(Joint work with Hans-Peter Piepho & Joseph O. Ogutu, Bioinformatics Unit, Institute of Crop Science, University of Hohenheim, Stuttgart, Germany)

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30/03/2016, 16:00 — 17:00 — Room P3.10, Mathematics Building

Manuel Cabral Morais, *CEMAT and Instituto Superior Técnico, Universidade de Lisboa*

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On stochastic ordering and control charts for the traffic intensity

The traffic intensity is a crucial parameter of a queueing system since it is a measure of the average occupancy of a server. Expectedly, an increase in the traffic intensity must be detected quickly so that appropriate corrective actions are taken.

In this talk, we:

- briefly review existing procedures used to monitor the traffic intensity of M/G/1, GI/M/1 and a few other queues;
- focus on control charts to detect increases in traffic intensity whose control statistics are integer-valued and/or can be (approximately) modelled by discrete time Markov chains;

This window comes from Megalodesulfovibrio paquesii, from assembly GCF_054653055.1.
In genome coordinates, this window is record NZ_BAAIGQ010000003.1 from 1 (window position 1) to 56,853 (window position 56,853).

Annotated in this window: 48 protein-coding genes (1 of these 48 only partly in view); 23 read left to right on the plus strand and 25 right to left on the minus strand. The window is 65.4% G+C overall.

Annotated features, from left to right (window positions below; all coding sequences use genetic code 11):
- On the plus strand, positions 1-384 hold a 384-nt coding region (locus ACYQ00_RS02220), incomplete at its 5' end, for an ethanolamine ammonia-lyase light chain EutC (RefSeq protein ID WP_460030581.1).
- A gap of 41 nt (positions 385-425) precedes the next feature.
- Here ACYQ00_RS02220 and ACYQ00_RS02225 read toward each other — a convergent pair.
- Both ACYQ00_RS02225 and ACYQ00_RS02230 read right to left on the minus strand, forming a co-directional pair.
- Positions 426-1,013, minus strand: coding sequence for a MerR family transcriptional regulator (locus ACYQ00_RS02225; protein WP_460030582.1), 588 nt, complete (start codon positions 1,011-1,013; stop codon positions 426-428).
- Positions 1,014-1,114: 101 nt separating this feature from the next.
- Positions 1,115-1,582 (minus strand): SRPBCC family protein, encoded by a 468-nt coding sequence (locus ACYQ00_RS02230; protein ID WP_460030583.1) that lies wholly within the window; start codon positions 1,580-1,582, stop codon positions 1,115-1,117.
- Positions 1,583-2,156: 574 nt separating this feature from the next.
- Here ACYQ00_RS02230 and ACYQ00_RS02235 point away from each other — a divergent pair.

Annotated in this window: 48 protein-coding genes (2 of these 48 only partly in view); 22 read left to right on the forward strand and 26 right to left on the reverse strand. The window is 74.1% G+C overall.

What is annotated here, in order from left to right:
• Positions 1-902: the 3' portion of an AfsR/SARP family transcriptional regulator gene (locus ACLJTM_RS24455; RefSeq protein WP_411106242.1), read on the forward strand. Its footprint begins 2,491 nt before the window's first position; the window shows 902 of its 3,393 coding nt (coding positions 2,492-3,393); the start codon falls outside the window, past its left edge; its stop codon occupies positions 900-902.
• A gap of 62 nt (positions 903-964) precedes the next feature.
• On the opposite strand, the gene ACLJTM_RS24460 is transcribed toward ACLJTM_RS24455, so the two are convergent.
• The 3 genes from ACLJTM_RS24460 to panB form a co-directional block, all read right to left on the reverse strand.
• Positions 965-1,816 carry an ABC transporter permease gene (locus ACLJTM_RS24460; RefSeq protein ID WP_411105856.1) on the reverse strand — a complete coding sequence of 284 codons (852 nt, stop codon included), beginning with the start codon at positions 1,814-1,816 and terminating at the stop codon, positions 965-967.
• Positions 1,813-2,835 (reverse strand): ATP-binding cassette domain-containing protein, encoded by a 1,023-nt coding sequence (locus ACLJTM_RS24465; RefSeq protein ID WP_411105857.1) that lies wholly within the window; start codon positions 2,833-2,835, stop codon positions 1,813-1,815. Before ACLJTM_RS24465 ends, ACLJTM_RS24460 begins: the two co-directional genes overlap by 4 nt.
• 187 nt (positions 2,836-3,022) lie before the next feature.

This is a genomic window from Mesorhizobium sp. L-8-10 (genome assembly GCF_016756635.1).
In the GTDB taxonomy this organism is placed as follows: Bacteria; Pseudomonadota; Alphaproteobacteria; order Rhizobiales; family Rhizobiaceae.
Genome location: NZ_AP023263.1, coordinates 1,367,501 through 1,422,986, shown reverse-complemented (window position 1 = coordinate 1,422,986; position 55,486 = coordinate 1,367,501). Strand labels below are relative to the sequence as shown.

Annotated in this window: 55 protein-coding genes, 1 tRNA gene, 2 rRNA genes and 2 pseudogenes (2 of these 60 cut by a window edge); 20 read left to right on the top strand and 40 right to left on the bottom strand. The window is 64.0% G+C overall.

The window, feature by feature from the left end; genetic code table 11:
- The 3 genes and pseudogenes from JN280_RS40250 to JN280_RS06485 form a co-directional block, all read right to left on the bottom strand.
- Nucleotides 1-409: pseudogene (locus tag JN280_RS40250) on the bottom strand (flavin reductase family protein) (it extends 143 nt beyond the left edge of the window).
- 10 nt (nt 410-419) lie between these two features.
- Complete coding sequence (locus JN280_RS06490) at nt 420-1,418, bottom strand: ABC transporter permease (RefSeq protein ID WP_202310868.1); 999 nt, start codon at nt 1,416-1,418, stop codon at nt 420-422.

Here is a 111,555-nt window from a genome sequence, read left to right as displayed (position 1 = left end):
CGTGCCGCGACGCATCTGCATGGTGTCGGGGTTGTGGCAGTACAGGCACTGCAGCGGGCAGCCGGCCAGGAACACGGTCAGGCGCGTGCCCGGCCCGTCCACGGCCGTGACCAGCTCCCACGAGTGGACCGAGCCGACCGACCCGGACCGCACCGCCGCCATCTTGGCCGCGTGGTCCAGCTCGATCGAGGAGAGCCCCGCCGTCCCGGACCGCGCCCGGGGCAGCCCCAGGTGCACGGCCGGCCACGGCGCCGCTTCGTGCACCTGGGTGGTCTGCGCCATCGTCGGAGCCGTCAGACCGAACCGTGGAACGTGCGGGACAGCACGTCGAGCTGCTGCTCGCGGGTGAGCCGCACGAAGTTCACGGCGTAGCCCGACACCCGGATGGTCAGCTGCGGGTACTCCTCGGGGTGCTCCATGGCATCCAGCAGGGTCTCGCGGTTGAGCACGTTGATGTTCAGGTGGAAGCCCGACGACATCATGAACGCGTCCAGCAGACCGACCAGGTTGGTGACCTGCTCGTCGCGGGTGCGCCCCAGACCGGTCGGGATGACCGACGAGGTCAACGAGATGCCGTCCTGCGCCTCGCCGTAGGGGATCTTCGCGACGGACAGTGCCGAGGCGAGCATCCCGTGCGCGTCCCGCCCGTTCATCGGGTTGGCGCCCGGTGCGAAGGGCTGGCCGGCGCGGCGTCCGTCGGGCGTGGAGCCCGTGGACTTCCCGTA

- investigate the stochastic monotonicity properties of the associated probability transition matrices;
- explore the implications of these properties to provide insights on the performance of such control charts.

(Joint work with António Pacheco)

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16/03/2016, 16:00 — 17:00 — Room P3.10, Mathematics Building

Christopher Claude, *BNP Paribas, Lisbon*

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Behind the myth of Option Trading

Starting from the basics of derivative products, you will learn more about financial markets, how they are organized, what products are traded, by who and why. But we won’t stop there, and you will also have to properly put yourself into traders’ shoes and realize why derivatives lay where mathematics meet finance. We will go through some notions (Derivatives, tangible assets, financial contracts, Call/Put options, European/American options, option pricing, maxima…) focusing in the pratical application of pricing models like B&S formula limit & reality, new statistical models studied, etc.